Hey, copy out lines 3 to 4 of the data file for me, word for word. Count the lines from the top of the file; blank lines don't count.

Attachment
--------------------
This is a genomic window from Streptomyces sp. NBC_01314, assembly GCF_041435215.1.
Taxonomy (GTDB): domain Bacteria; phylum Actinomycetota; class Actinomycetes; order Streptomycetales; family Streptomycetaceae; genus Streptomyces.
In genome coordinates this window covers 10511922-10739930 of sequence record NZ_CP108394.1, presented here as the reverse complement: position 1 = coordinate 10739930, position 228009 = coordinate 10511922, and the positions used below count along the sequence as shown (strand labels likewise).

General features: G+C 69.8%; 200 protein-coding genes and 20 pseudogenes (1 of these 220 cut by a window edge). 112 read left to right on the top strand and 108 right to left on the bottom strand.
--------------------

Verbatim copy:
In genome coordinates this window covers 10511922-10739930 of sequence record NZ_CP108394.1, presented here as the reverse complement: position 1 = coordinate 10739930, position 228009 = coordinate 10511922, and the positions used below count along the sequence as shown (strand labels likewise).

General features: G+C 69.8%; 200 protein-coding genes and 20 pseudogenes (1 of these 220 cut by a window edge). 112 read left to right on the top strand and 108 right to left on the bottom strand.